What is to be undone?

The repeal of Obamacare is the organizing principle around which we must rally to put us on a path toward the restoration of limited government. David Hogberg usefully itemizes 20 ways Obamacare will take away our freedoms. We seek to rescue limited constitutional government from the maws of national socialism into which Obama and Obama’s Democrats have inserted us.
The difficulty with repeal is practical. Repeal would require Republican congressional majorities as well as a Republican president. It may even require a Republican supermajority for the repeal of some elements of Obamacare in the Senate. By the time Democrats are done ramming Obamacare through Congress, however, they may have provided the means to reverse engineer repeal with a simple majority.
The most promising development by far over the past year has been the visible emergence of the spirit of liberty among ordinary citizens. It is the spirit of liberty that is the seedbed of resistance to Obama and his works. We must take heart from the fact that so many of our fellow citizens came to oppose Obamacare despite the big lies on which it is founded.
Douglas Holtz-Eakin has a handy guide to the real arithmetic of Obamacare; Alan Reynolds has more here. The pitiful performance of the mainstream media did not entirely prevent the American people from understanding the mess of pottage they were offered in exchange for their birthright.
The Republican Party is the natural instrument of opposition and therefore the needed organ for the repeal of Obamacare. Its leaders have acquitted themselves admirably in opposing Obamacare. It is a means to be used as long as it returns to its principles.
Dedicating ourselves to the repeal of Obamacare means dedicating ourselves to the defeat of Democrats at every level of government, but especially at the state and federal level. As Hugh Hewitt points out, the 34 Democrats who voted against Obamacare must be held accountable for their votes for Nancy Pelosi for Speaker of the House and their other votes in favor of the program of national socialism on which Obama is embarked.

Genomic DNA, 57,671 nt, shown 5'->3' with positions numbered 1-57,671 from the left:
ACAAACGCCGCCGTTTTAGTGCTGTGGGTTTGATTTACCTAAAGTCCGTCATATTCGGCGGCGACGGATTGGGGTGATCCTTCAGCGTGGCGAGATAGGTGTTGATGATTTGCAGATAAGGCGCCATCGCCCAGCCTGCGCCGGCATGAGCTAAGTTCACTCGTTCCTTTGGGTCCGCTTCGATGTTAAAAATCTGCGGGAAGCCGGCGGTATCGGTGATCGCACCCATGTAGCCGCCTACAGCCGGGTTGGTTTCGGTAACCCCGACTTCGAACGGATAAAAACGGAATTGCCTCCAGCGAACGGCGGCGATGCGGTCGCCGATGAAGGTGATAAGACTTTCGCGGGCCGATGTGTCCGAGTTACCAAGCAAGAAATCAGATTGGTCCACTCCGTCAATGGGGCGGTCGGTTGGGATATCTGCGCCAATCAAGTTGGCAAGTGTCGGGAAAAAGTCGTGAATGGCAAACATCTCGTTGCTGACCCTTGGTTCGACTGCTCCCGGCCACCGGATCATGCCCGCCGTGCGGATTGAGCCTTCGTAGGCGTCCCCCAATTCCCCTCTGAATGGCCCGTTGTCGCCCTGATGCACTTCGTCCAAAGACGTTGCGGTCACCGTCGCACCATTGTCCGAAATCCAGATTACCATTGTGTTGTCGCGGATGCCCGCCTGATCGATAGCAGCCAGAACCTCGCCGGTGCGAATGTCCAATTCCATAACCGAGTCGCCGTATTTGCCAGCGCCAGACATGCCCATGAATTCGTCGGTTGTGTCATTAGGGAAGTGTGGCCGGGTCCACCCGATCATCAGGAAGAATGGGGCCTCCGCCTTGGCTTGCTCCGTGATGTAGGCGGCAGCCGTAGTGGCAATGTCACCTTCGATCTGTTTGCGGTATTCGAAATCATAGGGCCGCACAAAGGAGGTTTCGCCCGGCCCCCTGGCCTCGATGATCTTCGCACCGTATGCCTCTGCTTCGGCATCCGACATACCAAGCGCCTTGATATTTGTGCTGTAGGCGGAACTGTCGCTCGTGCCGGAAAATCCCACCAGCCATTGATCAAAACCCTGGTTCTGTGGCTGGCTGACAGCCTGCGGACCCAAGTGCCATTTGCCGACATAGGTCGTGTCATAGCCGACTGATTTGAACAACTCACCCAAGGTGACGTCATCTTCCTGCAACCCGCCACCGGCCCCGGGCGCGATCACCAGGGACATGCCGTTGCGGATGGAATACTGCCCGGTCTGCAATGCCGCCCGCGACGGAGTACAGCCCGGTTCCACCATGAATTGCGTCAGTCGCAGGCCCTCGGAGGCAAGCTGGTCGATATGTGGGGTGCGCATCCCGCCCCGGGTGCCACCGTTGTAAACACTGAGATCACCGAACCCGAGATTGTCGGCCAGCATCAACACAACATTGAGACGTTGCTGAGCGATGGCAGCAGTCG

Take, for example, Rep. Stephanie Herseth Sandlin of South Dakota. The good people of South Dakota must understand that her vote against Obamacare is meaningless so long as she contributes to the Democrats’ will to power in Washington. She should be defeated in favor of a Republican candidate who will help constitute a partisan majority for the undoing of Obamacare.
And prolife Democrats must be shorn of the illusion that a Democrat in office is anything but a Democrat regardless of the adjective he chooses to place as a prefix to his party. They should be invited to make common cause with Republicans in the next election and for the foreseeable future.
The otherwise useless Bart Stupak may have his uses after all. He provides the living proof that you’re in trouble when you have to count on a prolife Democrat to mean what he says, or have to rely on him to stand on principle to oppose a horrendous piece of legislation.
UPDATE: While I was working on this post, Bill Kristol posted a special editorial along the same lines: “Repeal is the heart of the matter. It should be the heart of the message.” See also Paul Rahe’s excellent “Hope and change: Had enough?” Professor Rahe supplies the historical context of our political challenge.

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